Mentions: We next characterized a time course of molecular-scale responses to infection, in both CDC Bethune and Lutea. As markers of the response to fungal infection, we used quantitative PCR to measure transcript abundance of four Glycosyl Hydrolase family 19 (GH19) chitinase genes of flax (Mokshina et al., 2014). These chitinases were selected based on homology to A. thaliana genes that had been previously characterized as responsive to pathogens or other related processes (Supplementary Figure S3). Three of the four tested chitinases responded to the fungal inoculation (Figure 4). LusCTL4 in CDC Bethune showed a significant increase in transcript abundance at 8 DPI with both F. oxysporum f. sp. lini isolates, as compared to water controls. This chitinase also showed overexpression at 8 DPI in Lutea with isolate #65. The last two chitinases, LusCTL10 and LusCTL11, were the most responsive and over the time course, appeared to increase in abundance in Lutea earlier that in CDC Bethune: chitinases peaked at 8 DPI for Lutea, while for CDC Bethune, the strongest chitinase responses to both fungal isolates occurred at 22 DPI (Figure 4). Since qRT-PCR changes in transcript abundance were marked 8 DPI for Lutea, and not until 22 DPI for CDC Bethune, this suggests constitutive defenses or mechanisms to delay the pathogen interaction in the later variety, as has been seen in other pathosystems (Lawrence et al., 2000). These two chitinases are presumed orthologs, of a class I basic chitinase (At3g12500) which was initially classified as a pathogen induced and defense-related protein (Passarinho and de Vries, 2002), and has shown upregulation in other systems upon pathogen incursion (Ascencio-Ibáñez et al., 2008; Nongbri et al., 2012). Therefore, the increase in the two orthologous chitinases represents a biomarker for F. oxysporum f. sp. lini infection, and can be effectively linked to the defense response of flax.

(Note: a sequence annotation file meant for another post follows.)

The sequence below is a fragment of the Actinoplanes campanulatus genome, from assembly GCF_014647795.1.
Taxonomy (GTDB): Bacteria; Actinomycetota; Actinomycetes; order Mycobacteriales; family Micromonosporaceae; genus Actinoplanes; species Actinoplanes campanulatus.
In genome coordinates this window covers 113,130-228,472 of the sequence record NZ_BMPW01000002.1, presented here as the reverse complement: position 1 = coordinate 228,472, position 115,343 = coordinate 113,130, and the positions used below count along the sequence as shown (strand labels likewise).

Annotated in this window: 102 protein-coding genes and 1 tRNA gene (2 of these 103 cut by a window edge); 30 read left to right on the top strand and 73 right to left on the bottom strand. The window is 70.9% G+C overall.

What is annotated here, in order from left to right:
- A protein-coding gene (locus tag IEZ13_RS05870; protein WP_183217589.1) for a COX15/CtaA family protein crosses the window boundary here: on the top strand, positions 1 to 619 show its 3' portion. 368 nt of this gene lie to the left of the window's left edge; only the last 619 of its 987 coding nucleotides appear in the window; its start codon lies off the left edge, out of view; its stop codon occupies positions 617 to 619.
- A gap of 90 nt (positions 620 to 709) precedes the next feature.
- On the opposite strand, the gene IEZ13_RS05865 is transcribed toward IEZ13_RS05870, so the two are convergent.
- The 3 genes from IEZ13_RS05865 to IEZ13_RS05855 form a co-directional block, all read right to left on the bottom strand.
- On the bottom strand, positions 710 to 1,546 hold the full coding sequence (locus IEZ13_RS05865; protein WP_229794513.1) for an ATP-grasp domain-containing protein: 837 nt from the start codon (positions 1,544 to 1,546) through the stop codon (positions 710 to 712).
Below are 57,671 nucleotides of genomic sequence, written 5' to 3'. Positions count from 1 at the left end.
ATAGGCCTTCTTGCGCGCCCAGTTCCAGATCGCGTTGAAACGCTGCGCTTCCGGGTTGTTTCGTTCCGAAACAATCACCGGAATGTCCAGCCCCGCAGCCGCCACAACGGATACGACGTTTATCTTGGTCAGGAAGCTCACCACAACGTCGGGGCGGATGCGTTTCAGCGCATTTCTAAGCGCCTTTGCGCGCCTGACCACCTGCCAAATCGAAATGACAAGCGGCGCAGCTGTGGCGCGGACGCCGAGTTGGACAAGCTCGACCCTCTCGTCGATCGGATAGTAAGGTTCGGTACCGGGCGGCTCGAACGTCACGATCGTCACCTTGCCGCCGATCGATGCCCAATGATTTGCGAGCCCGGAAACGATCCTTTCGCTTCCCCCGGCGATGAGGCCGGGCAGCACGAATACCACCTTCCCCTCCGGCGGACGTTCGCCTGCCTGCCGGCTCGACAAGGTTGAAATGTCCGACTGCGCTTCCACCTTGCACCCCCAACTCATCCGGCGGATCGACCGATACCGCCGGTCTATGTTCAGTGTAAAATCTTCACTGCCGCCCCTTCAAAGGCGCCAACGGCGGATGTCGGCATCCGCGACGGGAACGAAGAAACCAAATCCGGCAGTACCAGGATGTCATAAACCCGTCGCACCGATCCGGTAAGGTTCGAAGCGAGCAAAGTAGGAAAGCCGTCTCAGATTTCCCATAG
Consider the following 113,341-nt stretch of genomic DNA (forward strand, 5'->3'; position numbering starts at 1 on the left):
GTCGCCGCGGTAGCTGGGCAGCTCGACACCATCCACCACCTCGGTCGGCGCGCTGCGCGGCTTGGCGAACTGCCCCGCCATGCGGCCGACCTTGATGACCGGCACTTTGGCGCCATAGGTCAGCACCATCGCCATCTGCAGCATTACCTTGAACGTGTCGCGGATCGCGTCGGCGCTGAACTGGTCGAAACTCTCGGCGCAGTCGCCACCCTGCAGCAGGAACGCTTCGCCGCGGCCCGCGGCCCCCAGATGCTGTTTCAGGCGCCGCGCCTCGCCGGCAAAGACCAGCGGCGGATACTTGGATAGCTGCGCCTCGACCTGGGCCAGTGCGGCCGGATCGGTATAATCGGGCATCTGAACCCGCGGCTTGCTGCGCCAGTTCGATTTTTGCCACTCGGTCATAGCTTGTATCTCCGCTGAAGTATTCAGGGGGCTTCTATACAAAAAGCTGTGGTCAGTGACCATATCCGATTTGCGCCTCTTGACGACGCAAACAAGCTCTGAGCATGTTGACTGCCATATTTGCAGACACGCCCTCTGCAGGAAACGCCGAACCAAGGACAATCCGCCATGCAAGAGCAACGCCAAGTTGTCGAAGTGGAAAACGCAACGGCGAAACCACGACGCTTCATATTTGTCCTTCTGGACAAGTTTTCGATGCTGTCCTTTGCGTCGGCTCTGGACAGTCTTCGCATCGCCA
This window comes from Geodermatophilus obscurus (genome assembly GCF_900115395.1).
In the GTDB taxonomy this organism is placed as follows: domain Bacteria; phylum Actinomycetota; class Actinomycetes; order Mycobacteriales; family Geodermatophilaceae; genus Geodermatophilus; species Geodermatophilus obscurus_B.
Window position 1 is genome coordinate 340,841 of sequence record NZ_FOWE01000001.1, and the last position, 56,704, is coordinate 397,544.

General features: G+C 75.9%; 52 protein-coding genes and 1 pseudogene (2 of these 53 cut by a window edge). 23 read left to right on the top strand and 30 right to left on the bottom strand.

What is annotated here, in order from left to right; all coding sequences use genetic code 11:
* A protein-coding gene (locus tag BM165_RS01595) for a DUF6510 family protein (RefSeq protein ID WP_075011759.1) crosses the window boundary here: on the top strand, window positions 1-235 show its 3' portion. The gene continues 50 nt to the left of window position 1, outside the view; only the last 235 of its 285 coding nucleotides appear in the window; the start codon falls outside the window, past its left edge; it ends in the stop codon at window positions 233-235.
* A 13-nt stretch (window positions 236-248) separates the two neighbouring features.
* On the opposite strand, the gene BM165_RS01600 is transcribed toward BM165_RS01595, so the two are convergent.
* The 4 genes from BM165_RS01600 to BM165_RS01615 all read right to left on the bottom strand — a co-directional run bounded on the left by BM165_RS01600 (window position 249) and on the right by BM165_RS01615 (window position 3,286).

RNA-seq Transcriptome Response of Flax ( Linum usitatissimum L.) to the Pathogenic Fungus Fusarium oxysporum f. sp. lini